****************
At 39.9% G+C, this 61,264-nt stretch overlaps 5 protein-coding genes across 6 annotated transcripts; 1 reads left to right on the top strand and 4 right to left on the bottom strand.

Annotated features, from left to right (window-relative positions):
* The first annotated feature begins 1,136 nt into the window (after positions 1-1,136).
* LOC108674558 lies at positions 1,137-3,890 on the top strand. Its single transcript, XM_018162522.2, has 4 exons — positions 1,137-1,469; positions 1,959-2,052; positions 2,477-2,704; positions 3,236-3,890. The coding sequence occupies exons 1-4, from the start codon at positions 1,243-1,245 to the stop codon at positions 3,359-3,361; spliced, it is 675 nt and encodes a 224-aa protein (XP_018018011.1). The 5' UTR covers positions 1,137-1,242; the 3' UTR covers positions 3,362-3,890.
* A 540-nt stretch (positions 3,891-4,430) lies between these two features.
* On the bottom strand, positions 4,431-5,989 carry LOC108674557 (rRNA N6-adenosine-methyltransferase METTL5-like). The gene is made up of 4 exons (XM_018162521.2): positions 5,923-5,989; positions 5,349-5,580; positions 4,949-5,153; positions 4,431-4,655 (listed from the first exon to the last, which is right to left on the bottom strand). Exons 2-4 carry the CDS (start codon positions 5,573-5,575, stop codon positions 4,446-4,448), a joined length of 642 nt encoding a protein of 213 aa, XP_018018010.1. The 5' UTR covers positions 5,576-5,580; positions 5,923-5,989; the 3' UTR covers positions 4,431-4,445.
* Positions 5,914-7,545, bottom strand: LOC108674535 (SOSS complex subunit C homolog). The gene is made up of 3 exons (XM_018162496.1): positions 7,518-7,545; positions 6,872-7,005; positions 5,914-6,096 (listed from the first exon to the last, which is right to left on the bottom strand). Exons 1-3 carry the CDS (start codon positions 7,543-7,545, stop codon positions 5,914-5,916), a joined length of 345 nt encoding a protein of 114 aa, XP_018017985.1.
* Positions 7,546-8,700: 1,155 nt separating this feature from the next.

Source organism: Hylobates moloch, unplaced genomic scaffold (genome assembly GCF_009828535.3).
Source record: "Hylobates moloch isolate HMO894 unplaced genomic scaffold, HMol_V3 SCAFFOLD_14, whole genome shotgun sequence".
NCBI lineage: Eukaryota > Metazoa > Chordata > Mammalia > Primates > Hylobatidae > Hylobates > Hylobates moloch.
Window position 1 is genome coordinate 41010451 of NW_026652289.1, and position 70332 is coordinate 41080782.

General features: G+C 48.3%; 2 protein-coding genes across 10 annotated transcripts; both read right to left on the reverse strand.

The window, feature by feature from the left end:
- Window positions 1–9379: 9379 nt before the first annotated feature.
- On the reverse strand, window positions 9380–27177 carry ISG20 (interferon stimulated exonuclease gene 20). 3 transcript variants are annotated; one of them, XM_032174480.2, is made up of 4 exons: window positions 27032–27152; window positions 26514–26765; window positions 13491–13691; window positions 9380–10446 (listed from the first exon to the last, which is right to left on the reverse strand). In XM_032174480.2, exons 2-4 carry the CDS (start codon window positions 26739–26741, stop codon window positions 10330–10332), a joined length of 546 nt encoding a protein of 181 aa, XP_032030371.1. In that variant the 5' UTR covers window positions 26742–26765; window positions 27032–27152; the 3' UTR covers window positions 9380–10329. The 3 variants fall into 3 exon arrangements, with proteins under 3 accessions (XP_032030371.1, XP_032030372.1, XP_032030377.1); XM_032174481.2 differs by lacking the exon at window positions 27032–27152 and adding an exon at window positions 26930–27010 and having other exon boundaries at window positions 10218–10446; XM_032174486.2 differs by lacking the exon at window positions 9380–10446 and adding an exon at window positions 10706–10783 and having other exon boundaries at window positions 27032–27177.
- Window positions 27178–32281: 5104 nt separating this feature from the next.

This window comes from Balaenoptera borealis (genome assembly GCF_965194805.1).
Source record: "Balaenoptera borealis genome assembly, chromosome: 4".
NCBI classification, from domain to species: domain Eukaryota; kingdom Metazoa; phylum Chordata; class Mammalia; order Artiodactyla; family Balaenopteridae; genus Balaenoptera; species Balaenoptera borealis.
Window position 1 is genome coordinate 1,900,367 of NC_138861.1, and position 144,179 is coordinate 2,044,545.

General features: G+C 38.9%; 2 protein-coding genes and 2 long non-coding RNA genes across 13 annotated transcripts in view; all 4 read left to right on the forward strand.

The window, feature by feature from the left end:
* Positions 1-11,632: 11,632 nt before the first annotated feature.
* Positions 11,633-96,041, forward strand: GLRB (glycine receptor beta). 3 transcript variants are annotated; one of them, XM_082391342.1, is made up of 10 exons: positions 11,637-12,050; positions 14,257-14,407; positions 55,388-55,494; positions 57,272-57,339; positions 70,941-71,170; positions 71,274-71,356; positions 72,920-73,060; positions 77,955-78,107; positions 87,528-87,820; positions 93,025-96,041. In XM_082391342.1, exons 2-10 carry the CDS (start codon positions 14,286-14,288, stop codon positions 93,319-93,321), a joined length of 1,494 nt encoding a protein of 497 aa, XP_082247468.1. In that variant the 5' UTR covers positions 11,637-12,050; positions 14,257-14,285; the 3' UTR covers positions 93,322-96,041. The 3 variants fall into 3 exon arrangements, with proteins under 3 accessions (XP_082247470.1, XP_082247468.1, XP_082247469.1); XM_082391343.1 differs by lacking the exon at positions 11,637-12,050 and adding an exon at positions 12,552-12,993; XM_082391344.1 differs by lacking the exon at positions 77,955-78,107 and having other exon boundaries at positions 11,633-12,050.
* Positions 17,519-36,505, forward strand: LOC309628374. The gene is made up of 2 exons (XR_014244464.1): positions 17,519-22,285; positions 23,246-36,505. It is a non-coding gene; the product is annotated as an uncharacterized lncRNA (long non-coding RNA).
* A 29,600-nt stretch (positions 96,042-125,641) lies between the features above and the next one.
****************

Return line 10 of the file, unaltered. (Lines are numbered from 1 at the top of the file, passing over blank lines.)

Source record: "Hylobates moloch isolate HMO894 unplaced genomic scaffold, HMol_V3 SCAFFOLD_14, whole genome shotgun sequence".